The exposition of the burden announced upon the land of Hadrach commences with ודמּשׂק. This is attached to the heading with Vav, because, so far as the sense is concerned, massâ' is equivalent to "it presses as a burden." The exposition, however, is restricted, so far as Damascus and Hamath are concerned, to the simple remark that the burdensome word upon Hadrach will rest upon it, i.e., will settle permanently upon it. (The suffix in מנחתו refers to משּׂא דבר יי.) It is only with the lands which stood in a closer relation to Judah, viz., Tyre, Sidon, and the provinces of Philistia, that it assumes the form of a specially prophetic description. The contents of the heading are sustained by the thought in the second hemistich: "Jehovah has an eye upon men, and upon all the tribes of Israel." עין אדם with the genit. obj. signifies the rest of mankind, i.e., the heathen world, as in Jeremiah 32:20, where "Israel" and "men" are opposed to one another. The explanatory clause, according to which the burden of Jehovah falls upon the land of Hadrach, and rests upon Damascus, because the eyes of Jehovah looks upon mankind and all the tribes of Israel, i.e., His providence stretches over the heathen world as well as over Israel, is quite sufficient in itself to overthrow the assumption of Hofmann and Koehler, that by the land of Hadrach we are to understand the land of Israel. For if the explanatory clause were understood as signifying that the burden, i.e., the judgment, would not only fall upon Hamath as the representative of the human race outside the limits of Israel, but also upon the land of Hadrach as the land of all the tribes of Israel, this view would be precluded not only by the circumstance that in what follows heathen nations alone are mentioned as the objects of the judgment, whereas salvation and peace are proclaimed to Israel, but also by the fact that no ground whatever can be discovered for the application of so mysterious an epithet to the land of Israel. According to Hofmann (Schriftb. ii. 2, p. 604), ארץ חדרך signifies the whole of the territory of the kingdom of David, which is so called as "the land of Israel, which, though weak in itself, was, through the strength of God, as sharp as a warrior's sword." But if a judgment of destruction, which Hofmann finds in our prophecy, were announced "to all the nations dwelling within the bounds of what was once the Davidic kingdom," the judgment would fall upon Israel in the same way as upon the heathen nations that are named, since the tribes of Israel formed the kernel of the nations who dwelt in what was once the Davidic kingdom, and Israel would therefore show itself as a sharp-soft people. Hence Koehler has modified this view, and supposes that only the heathen dwelling within the limits of the nation of the twelve tribes are threatened with Jehovah's judgment, - namely, all the heathen within the land which Jehovah promised to His people on their taking possession of Canaan (Numbers 34:1-12). But apart from the unfounded assumption that Hadrach is the name of a district of Syria on the border of Damascus and Hamath, this loophole is closed by the fact that, according to Numbers 34:1., Hamath and Damascus are not included in the possession promised to Israel. According to Numbers 34:8, the northern boundary of the land of Israel was to extend to Hamath, i.e., to the territory of the kingdom of Hamath, and Damascus is very far beyond the eastern boundary of the territory assigned to the Israelites (see the exposition of Numbers 34:1-12). Now, if the land of Hadrach, Damascus, and Hamath were not within the ideal boundaries of Israel, and if Hamath and Hadrach did not belong to the Israelitish kingdom in the time of David, the other lands or cities mentioned in our oracle cannot be threatened with the judgment on account of their lying within the Mosaic boundaries of the land of Israel, or being subject to the Israelites for a time, but can only come into consideration as enemies of Israel whose might was to be threatened and destroyed by the judgment. Consequently the land of Hadrach must denote a land hostile to the covenant nation or the kingdom of God, and can only be a symbolical epithet descriptive of the Medo-Persian empire, which is called sharp-soft or strong-weak on account of its inwardly divided character, as Hengstenberg and Kliefoth assume. Now, however difficult it may be satisfactorily to explain the reason why Zechariah chose this symbolical name for the Medo-Persian monarchy, so much is certain, that the choice of a figurative name was much more suitable in the case of the dominant empire of that time, than in that of any small country on the border of Damascus or Hamath. All the cities and land enumerated after "the land of Hadrach," as losing their glory at the same time, belonged to the Medo-Persian monarchy. Of these the prophet simply refers to Damascus and Hamath in general terms; and it is only in the case of the Phoenician and Philistian cities that he proceeds to a special description of their fall from their lofty eminence, because they stood nearest to the kingdom of Israel, and represented the might of the kingdom of the world, and its hostility to the kingdom of God, partly in the worldly development of their own might, and partly in their hostility to the covenant nation. The description is an individualizing one throughout, exemplifying general facts by particular cities. This is also evident from the announcement of salvation for Zion in Zechariah 9:8-10, from which we may see that the overthrow of the nations hostile to Israel stands in intimate connection with the establishment of the Messianic kingdom; and it is also confirmed by the second half of our chapter, where the conquest of the imperial power by the people of God is set forth in the victories of Judah and Ephraim over the sons of Javan. That the several peoples and cities mentioned by name are simply introduced as representatives of the imperial power, is evident from the distinction made in this verse between (the rest of) mankind and all the tribes of Israel.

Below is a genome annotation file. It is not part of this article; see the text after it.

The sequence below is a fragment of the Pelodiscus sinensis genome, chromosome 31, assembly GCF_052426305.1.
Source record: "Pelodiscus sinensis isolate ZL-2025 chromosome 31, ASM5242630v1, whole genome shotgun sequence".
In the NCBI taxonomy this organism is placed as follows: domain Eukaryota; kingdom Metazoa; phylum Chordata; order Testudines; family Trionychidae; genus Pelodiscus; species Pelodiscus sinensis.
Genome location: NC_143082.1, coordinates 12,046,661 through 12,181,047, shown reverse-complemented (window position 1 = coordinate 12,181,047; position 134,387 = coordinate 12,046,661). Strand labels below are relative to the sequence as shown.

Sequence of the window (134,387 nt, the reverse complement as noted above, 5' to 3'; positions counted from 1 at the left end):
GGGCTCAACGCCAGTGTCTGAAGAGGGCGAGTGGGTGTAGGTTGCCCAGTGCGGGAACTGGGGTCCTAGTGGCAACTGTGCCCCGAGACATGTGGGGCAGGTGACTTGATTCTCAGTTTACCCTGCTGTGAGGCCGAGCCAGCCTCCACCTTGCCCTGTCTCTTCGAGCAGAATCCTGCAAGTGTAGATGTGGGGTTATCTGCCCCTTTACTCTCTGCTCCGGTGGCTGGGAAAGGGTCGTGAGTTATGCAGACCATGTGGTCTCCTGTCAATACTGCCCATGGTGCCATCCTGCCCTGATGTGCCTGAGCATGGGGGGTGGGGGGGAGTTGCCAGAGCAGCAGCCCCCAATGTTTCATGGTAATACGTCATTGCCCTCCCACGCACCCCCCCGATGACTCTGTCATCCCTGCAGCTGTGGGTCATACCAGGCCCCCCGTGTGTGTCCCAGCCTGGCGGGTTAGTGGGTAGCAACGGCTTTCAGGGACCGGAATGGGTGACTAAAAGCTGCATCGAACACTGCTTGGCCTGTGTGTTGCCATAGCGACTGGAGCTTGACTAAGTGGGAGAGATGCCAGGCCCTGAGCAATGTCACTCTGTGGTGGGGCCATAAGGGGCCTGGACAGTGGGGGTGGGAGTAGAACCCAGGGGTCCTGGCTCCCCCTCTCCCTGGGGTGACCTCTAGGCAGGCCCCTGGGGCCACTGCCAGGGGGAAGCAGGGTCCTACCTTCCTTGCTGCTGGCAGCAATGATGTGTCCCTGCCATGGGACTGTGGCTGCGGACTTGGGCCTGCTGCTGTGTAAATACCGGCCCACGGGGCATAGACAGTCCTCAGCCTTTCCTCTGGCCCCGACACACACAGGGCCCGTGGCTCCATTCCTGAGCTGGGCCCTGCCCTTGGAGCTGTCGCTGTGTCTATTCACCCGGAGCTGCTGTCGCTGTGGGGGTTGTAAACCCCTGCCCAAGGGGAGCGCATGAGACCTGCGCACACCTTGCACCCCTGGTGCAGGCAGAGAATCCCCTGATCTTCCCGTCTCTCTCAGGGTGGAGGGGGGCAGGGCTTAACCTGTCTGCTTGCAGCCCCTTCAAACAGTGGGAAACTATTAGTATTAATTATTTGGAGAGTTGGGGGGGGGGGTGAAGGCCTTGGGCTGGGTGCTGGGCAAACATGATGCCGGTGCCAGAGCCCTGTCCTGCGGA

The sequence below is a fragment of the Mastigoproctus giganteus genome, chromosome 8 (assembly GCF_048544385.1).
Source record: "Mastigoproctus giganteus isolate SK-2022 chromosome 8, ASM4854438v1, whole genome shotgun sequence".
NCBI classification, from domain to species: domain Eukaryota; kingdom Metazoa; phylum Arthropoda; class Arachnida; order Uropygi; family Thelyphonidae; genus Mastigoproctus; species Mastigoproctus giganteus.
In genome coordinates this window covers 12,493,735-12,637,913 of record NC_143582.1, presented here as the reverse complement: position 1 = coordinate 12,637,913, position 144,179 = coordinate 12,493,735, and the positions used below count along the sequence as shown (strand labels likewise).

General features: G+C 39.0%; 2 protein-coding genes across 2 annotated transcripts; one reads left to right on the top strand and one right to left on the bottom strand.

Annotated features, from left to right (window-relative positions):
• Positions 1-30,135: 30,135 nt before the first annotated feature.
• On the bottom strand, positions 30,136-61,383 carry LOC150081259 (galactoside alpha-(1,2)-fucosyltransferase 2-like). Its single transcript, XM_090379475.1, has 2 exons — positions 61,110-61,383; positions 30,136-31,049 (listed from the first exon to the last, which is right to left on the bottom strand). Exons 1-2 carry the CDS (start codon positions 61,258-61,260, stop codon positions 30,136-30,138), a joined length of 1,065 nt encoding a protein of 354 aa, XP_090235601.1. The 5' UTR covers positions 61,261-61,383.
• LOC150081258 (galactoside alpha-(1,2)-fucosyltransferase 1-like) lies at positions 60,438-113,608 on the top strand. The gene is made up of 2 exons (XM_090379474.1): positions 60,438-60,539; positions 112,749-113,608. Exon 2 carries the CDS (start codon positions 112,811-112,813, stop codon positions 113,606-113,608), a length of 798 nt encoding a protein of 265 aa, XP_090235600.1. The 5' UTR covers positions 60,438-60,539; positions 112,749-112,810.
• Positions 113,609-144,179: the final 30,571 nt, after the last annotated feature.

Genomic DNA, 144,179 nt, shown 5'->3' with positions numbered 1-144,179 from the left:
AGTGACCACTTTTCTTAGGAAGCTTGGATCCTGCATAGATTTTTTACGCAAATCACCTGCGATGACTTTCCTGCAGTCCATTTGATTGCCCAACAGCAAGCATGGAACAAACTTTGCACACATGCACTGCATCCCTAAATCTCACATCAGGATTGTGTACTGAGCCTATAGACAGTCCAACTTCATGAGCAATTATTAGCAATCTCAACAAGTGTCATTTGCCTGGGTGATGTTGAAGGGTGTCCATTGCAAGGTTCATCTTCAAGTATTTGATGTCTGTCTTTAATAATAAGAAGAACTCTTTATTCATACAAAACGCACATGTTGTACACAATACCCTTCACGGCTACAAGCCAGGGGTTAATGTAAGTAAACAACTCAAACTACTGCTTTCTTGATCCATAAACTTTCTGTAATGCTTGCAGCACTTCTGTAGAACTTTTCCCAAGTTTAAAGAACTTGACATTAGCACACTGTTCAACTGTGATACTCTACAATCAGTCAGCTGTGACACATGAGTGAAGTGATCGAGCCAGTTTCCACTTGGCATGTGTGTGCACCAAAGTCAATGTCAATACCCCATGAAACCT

LibraryAnd the Manner of his Entry into Jerusalem, which was the Capital of Judæa...
And the manner of His entry into Jerusalem, which was the capital of Judæa, where also was His royal seat and the temple of God, the prophet Isaiah declares: Say ye to the daughter of Sion, Behold a king corneth unto thee meek and sitting upon an ass, a colt the foal of an ass.  (Isa. lxii. 11, Zech. ix. 9) For, sitting. on an ass's colt, so He entered into Jerusalem, the multitudes strewing and putting down for Him their garments. And by the daughter of Sion he means Jerusalem. …
Irenæus—The Demonstration of the Apostolic Preaching
Before the Sanhedrin
The Gospel Feast
An oracle concerning Damascus. Behold, Damascus will cease to be a city and will become a heap of ruins.
"When one of this people, or a prophet or a priest asks you, 'What is the burden of the LORD?' you shall say to them, 'You are the burden, and I will cast you off, declares the LORD.'
Concerning Damascus: "Hamath and Arpad are confounded, for they have heard bad news; they melt in fear, they are troubled like the sea that cannot be quiet.
Thus says the LORD: "For three transgressions of Damascus, and for four, I will not revoke the punishment, because they have threshed Gilead with threshing sledges of iron.
Thus says the LORD: "For three transgressions of Tyre, and for four, I will not revoke the punishment, because they delivered up a whole people to Edom, and did not remember the covenant of brotherhood.
An oracle concerning Nineveh. The book of the vision of Nahum of Elkosh.
The oracle of the word of the LORD to Israel by Malachi.